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Armillary sundial reads summer solstice by a ball shadow at noon

At the summer solstice the armillary sundial casts a shadow of the ball at noon

At summer solstice the ball on the upper tropic ring casts its shadow exactly onto the opposite ring below. The upper tropical ring is the tropic of Cancer and lower ring is Capricorn.

The armillary sphere dates back to ancient times when astronomers created their own vision of the earth and the heavens. The idea still works today and our own design creates a sundial with a special feature of two balls that mark the passage of the seasons by their shadows. One of the balls reads summer solstice. This is the high point of the year when the sun is highest in the sky.

The balls are carefully positioned at the meridian point on two tropical rings, the upper one on the Tropic of Cancer and the lower one on the Tropic of Capricorn. When the sun is at noon, the highest point of the day, the ball on the Tropic of Cancer casts its shadow right across the sundial to the opposite tropical ring, exactly at summer solstice. This year the actual time of the solstice is 9.13am GMT (10.13am BST) on 21st June 2022. You will find a full explanation of summer solstice at the Royal Museums Greenwich.

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Armillary sundial shadow one month on from winter solstice

Armillary sundial shadow one month on from winter solstice

The shadow of the ball on the sundial follows the sun all year round. The sun is low in the sky in winter, and it reaches its lowest point at the Winter Solstice on 21st December. This photo is one month later on 20th January. The sun is already higher in the sky, and the ball’s shadow has moved down.

Sundials catch a shadow from the sun. It is such a simple idea. The shadow on the sundial shows the sun’s position in the sky and the sundial reads it out as time, usually the time of day and often the time of year as well. Our armillary sundial is a special one with two balls that give the time of the year measured by the height of their shadow at noon. One ball casts a shadow in the winter months and the other one in summer. Continue reading

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Accurate Solar Time Sundial Installed in a North London Garden

Accurate Solar Time sundial installed and set up at the exact time of local Noon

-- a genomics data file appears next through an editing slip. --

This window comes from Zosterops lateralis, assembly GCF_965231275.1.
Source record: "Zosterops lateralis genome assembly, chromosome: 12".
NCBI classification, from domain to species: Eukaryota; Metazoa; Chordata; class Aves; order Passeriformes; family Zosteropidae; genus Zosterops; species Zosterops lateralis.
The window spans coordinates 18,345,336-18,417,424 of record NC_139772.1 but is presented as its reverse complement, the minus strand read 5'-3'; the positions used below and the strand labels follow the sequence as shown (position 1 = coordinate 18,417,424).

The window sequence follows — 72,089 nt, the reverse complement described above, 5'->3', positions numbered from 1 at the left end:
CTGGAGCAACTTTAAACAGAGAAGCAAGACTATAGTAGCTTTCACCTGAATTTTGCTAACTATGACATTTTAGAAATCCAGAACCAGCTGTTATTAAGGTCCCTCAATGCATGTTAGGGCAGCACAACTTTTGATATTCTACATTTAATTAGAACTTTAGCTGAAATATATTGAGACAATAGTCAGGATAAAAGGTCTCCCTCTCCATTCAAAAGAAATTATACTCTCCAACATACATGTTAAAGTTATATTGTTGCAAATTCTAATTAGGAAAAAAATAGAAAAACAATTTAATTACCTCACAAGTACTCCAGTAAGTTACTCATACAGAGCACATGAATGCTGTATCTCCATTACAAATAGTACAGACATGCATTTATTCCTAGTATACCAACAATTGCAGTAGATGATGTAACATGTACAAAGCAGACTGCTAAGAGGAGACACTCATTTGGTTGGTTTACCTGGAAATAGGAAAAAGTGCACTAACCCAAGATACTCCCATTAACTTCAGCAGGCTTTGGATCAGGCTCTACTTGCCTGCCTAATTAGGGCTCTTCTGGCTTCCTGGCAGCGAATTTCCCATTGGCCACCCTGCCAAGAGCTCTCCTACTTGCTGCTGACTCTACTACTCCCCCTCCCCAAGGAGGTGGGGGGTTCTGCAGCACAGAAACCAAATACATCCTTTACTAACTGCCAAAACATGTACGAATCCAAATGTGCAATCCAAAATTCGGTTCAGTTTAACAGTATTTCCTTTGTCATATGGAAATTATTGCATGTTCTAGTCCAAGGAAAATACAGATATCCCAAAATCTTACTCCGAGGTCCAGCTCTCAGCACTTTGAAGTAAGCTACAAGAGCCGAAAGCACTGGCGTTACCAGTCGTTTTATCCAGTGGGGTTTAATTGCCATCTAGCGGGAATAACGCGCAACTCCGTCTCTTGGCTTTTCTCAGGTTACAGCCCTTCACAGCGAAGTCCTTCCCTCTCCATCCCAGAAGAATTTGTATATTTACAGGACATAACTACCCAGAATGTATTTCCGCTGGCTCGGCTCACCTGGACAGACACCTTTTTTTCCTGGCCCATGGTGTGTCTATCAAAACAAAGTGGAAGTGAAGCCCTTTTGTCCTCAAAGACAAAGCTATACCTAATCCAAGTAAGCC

The sundial is in our client’s garden in North London. The sundial faces due south. We set it up at Noon on 28 November, using accurate corrections for the Equation of Time and local Longitude. The photo shows Solar Time at 12.30pm.

The world of solar time has fascinating ideas to explore. Our accurate sundial is almost a compendium of what a sundial can do. The client’s wish was something special for their newly created garden, and our design of a vertical sundial display appealed to them. Continue reading

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An armillary sundial in early morning

An armillary sundial in early morning

This is our new sundial design. It stands in our garden among the plants. It is early morning and the sun has just reached the centre band where you read the time.

An armillary sundial has a wonderful form. It has mathematical rings creating beautiful shapes with circles and lines. The sundial in the photo has just begun to catch the early morning sun in the garden.

The sundial gnomon is the slanting rod in the centre of the rings, and the wide sweeping band is where you can read the time. These features are the same as other armillaries, but our design has special secrets. Continue reading

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New sundial installed in Lews Castle garden at Stornoway

New sundial installed at Lews Castle, Stornoway

New sundial installed on an original cast iron pedestal in the sunken garden at Lews Castle, Stornoway

The new sundial for Lews Castle at Stornoway is now in place in the sunken garden. The old cast iron pedestal has been restored and painted beautifully and the sundial fits perfectly on top. The local team at I M Murray Engineering carried out the work on site.

The handsome pedestal was once the base for a fountain. Continue reading

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Time lapse study of shadows and how a sundial reads the time

Time lapse on precision of a sundial

Time lapse camera set up for study of a sundial looking at precision of the time shadow

There are many interpretations of how well a sundial reads the time. It is often thought the smallest increment of time on a sundial will be around two minutes. This is because the large diameter of the sun gives a fuzzy edge to the time shadow. Our study looked at the shadow Continue reading

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